20 June 2005 - Decentralisation critical to Kosovo’s future [Press Communiqué]
Rapid and comprehensive decentralisation is a crucial precondition to securing Belgrade’s participation in future talks on the status of Kosovo. This was one of the key conclusions to emerge from the Rose-Roth seminar on “Serbia and Montenegro: Reconciling Integration and Fragmentation”, held in Sveti Stefan, Serbia and Montenegro, 16-18 June, which brought together legislators, officials and experts from within and outside the region. The seminar focused on two predominant themes: the future of the Union of Serbia and Montenegro and the future status of Kosovo at a moment when the international community has decided that 2005 will be the year of progress towards a solution and has appointed Kai Eide, Norwegian ambassador to NATO, as Kofi Annan’s envoy to the region to assess the state of the democratic standards in Kosovo.
Discussants from Belgrade and Pristina agreed that a substantial level of political and administrative decentralisation was the only way to reassure Kosovo Serbs that they had a place in a future Kosovo and that there was any purpose to engaging in negotiations. However, that was as far as agreement went. On every other aspect the gap in perception, interpretation and understanding of the fundamental issues concerning Kosovo's current and future status was vast.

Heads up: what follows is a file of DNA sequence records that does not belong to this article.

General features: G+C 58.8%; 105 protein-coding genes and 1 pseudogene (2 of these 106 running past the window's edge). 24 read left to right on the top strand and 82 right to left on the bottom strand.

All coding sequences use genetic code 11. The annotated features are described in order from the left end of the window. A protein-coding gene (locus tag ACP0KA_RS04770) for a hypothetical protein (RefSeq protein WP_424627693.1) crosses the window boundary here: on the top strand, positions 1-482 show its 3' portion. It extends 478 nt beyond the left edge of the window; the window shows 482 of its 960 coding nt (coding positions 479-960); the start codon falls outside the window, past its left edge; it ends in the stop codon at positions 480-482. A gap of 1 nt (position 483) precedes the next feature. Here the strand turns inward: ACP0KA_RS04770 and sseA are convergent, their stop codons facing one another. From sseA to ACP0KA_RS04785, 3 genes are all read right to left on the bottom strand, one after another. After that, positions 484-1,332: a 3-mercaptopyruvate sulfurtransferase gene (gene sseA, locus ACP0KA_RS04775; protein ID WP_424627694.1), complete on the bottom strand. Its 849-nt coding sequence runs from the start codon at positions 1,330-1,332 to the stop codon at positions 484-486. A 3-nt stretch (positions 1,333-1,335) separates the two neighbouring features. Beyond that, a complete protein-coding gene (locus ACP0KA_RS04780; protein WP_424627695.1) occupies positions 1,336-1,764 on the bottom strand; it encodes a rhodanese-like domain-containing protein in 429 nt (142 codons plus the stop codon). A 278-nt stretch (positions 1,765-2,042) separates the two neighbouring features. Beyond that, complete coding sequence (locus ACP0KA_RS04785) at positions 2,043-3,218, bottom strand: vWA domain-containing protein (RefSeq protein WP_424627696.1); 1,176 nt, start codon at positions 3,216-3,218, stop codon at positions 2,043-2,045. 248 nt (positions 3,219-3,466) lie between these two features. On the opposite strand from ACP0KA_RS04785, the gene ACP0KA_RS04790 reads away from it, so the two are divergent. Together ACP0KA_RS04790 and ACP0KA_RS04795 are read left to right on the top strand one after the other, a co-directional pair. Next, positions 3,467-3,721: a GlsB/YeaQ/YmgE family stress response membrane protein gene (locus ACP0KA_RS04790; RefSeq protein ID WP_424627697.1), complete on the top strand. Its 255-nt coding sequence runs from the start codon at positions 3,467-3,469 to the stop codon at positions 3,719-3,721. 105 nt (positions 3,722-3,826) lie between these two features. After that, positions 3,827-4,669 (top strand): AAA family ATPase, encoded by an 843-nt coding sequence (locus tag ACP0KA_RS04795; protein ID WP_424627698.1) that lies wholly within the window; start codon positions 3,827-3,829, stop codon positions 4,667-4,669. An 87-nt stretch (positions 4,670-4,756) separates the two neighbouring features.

According to Veton Surroi, through its genocidal actions under Milosevic Serbia had lost the moral right to have any say in the future of Kosovo. For him and other Kosovar Albanian participants talks on final status could only have one outcome: independence - however with guarantees for the Serb minority who wished to remain. For most of the Serb participants Kosovo remained "the southern province of Kosovo and Metohia"; in their view, talk of independence was contrary to international law and to the spirit of the Helsinki Final Act. Granting independence to Kosovo would, moreover, set a bad precedent and have serious consequences for the reform movement in Belgrade and for regional stability. "Less than independence, more than autonomy" remained their bottom line, with an insistence that those standards relevant to Kosovar Serbs should be fully implemented.
As a result of these diametrically opposed positions, the International community is faced with two equally unpalatable alternatives: proceed with final status discussions with the apparently inevitable outcome of independence and the negative consequences for Serbia and Kosovar Serbs; or further prolong the status quo and risk the wrath of an already frustrated Kosovar Albanian population. Is there a middle way to bridge these apparently irreconcilable positions? Are there measures that might permit compromise and concession? To what degree can the inexorable move to independence be squared with previous understandings on the inviolability of borders?